Several foreign banks, notably HSBC, Credit Agricole, BNP Paribas, and ABN Amro (which is in the process of being merged with Royal Bank of Scotland), have significant stakes in Saudi Arabian banks, which in turn control some of the largest asset managers in the country. Goldman Sachs also has a stake in NCB Capital, the investment banking and asset management arm of National Commercial Bank. While the role of the foreign parties in product origination varies from bank to bank, Cerulli says, this is arguably the place where foreign houses have the greatest engagement in sharia product.

In Asia, Malaysia is the most important market for sharia fund management and is generally considered to be the most sophisticated environment for Islamic finance in the world. Malaysia is home to more Islamic funds than anywhere else in the world, Cerulli says, although it lags behind Saudi Arabia considerably in asset terms. Malaysia is also striking for its Malaysian International Islamic Financial Centre (MIFC) initiative, which seeks to open the doors to foreign asset managers and has so far licensed five foreign-majority-owned Islamic asset managers in the hope that they will bring in offshore assets (chiefly from the Gulf) for management through Malaysia. The seed capital for these funds will be provided by the country’s main pension fund, the Employees Provident Fund.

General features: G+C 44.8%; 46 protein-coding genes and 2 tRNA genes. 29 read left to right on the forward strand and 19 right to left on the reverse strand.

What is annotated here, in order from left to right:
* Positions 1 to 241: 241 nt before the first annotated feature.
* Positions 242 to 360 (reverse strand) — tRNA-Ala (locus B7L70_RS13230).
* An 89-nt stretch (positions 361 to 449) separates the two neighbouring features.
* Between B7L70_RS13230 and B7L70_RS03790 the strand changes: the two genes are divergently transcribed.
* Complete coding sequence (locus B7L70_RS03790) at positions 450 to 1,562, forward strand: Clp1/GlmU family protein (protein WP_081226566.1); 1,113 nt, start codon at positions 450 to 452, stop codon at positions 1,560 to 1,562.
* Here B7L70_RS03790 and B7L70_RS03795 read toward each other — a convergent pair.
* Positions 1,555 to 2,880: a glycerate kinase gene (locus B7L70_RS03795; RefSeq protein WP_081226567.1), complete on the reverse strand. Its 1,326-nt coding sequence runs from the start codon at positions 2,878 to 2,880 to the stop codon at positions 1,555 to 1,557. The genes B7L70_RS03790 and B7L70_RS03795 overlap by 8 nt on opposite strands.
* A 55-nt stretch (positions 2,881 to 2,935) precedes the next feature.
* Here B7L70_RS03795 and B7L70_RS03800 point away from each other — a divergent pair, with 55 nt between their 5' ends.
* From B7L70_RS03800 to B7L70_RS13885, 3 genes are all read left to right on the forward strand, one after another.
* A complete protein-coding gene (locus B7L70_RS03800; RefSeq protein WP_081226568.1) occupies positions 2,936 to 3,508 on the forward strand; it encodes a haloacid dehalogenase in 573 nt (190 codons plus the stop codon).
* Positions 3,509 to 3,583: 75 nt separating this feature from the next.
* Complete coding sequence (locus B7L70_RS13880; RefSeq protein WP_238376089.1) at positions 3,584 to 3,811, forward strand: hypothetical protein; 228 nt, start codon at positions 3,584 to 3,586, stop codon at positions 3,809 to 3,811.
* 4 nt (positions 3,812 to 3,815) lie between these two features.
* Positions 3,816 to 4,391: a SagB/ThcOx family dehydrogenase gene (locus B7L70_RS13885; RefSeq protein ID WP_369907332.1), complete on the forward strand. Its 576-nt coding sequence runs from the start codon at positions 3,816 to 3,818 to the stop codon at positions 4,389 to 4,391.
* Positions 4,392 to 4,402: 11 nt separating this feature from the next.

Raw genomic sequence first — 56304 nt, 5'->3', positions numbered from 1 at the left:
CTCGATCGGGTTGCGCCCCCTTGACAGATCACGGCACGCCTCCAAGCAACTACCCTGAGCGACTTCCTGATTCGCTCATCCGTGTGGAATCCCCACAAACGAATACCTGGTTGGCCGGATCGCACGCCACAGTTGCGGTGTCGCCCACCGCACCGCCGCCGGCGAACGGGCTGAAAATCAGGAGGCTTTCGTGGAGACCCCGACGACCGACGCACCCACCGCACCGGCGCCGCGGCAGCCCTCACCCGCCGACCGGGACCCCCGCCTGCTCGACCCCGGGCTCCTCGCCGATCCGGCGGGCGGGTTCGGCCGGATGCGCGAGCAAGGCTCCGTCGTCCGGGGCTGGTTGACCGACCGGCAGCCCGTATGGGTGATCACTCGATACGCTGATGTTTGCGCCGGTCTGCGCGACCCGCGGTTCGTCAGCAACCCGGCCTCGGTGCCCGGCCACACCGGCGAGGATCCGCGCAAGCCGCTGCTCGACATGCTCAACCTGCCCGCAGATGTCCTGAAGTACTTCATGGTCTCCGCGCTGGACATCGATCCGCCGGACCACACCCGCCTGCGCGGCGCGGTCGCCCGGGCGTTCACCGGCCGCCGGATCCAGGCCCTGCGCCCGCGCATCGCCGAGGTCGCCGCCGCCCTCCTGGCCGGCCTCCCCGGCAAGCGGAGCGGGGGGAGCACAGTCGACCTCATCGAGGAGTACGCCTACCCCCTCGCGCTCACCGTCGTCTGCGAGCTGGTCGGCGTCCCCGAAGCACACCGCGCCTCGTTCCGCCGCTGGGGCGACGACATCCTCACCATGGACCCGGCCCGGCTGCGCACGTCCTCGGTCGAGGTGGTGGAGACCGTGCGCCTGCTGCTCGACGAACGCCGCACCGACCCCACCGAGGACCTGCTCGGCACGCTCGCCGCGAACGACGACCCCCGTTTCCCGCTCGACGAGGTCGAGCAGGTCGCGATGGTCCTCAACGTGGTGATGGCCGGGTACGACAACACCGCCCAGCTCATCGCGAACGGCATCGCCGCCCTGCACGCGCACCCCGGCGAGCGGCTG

Cerulli notes that many other Middle Eastern markets have significant sharia fund management industries. Bahrain remains a regional hub for this area, and over 100 sharia funds are registered there, although in practice the funds themselves are often from elsewhere, notably Kuwait. Kuwait itself and the UAE have growing sharia fund-management industries. In Egypt, a market with a much larger Muslim population than the Gulf nations combined, there are relatively few sharia funds. Other countries of interest include Pakistan and Indonesia, two of the largest-population Muslim countries in the world. Both of these have been relatively late entrants to Islamic finance, but Pakistan in particular is now actively trying to encourage development of the sector, while Indonesia’s issuance of a sovereign sukuk (Islamic bonds) last year was a significant statement of intent for the future.